Ten thousand people rallied for peace in Union Square on Saturday. The event, organized by the United National Antiwar Committee, was billed as a "Bring The Troops Home Now" rally, a stand in solidarity against unjust wars and lax government spending. Others were there to support and draw attention to Muslim rights, free speech, union workers, and better education for children.
Organizers have said that the attacks in Libya and renewed Israeli attacks on Gaza—as well as the ongoing problems in Afghanistan, Iraq and Pakistan—reinvigorated peace activists: the crowds were the largest New York City has seen in years.
The march began at Union Square and headed south on Broadway; at one point, it stretched 20 blocks, said a coordinator for the United National Antiwar Committee, which organized the march. When one of our editors passed it around Houston Street, marchers were waving Palestinian flags and chanting "Apartheid is racist, Israel is racist."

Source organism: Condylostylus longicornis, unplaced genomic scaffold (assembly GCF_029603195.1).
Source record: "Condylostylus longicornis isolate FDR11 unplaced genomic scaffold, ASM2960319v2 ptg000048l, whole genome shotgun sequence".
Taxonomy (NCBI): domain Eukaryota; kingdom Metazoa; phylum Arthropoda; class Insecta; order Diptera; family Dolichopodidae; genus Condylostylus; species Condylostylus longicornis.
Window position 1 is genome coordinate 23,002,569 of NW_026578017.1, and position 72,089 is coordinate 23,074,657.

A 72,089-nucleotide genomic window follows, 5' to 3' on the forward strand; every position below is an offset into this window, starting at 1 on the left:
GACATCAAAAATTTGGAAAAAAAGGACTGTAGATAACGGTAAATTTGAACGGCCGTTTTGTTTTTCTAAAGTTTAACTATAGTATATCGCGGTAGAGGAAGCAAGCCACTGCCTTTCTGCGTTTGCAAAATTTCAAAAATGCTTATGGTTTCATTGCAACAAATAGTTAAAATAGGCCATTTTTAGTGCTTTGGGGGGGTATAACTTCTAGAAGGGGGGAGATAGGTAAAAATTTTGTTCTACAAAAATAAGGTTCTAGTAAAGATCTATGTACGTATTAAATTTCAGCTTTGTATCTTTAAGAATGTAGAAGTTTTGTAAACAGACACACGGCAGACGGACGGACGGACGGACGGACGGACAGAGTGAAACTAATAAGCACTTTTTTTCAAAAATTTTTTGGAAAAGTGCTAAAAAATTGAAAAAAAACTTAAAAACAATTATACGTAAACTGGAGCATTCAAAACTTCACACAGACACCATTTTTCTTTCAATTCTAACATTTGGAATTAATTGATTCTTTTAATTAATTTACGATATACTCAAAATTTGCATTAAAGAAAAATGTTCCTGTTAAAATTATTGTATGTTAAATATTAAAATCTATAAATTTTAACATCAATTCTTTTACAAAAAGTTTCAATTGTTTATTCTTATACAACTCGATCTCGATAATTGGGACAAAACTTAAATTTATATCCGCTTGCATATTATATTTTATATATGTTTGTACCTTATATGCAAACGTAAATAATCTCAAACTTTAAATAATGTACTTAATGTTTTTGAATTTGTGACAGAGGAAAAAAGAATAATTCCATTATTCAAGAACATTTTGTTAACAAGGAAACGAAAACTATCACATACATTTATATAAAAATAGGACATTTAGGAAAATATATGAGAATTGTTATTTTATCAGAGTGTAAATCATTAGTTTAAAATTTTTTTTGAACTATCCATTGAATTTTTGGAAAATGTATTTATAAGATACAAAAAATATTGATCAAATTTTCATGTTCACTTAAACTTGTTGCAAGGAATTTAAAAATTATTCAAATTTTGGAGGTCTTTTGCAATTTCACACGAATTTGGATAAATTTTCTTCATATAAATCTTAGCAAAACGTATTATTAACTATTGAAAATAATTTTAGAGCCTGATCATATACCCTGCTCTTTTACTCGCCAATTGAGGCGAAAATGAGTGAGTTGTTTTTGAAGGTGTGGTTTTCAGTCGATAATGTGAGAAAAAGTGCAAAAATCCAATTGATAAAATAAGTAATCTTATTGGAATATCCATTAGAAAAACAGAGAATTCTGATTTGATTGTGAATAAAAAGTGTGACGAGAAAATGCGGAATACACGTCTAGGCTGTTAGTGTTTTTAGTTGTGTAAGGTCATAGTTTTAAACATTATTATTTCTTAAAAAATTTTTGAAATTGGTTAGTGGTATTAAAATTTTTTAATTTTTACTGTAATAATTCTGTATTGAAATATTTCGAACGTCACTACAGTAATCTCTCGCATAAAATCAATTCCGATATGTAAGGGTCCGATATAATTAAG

The march ended in Foley Square, where protesters chanted slogans like "money for jobs and education, not for war and occupation" and "no war, can't afford it no more." Speakers like Cindy Sheehan, the long-time anti-war activist, made short speeches. "I think everyone here knows the wars are b.s.," Sheehan said. "Everybody knows it's not just the Republican people who are making wars on other countries as well as wars on women. We had a democratic administration and it was a democratic tyranny for two years." Others echoed her sentiments, calling Obama a "chief warmongerer" and not "the lesser of two evils, but the more efficient evil."
A sister rally was held in San Francisco on Sunday.
Rally for Peace
Ten thousand people rallied for peace in Union Square on Saturday before marching down to Foley Square. It was the largest anti-war march in New York City in years.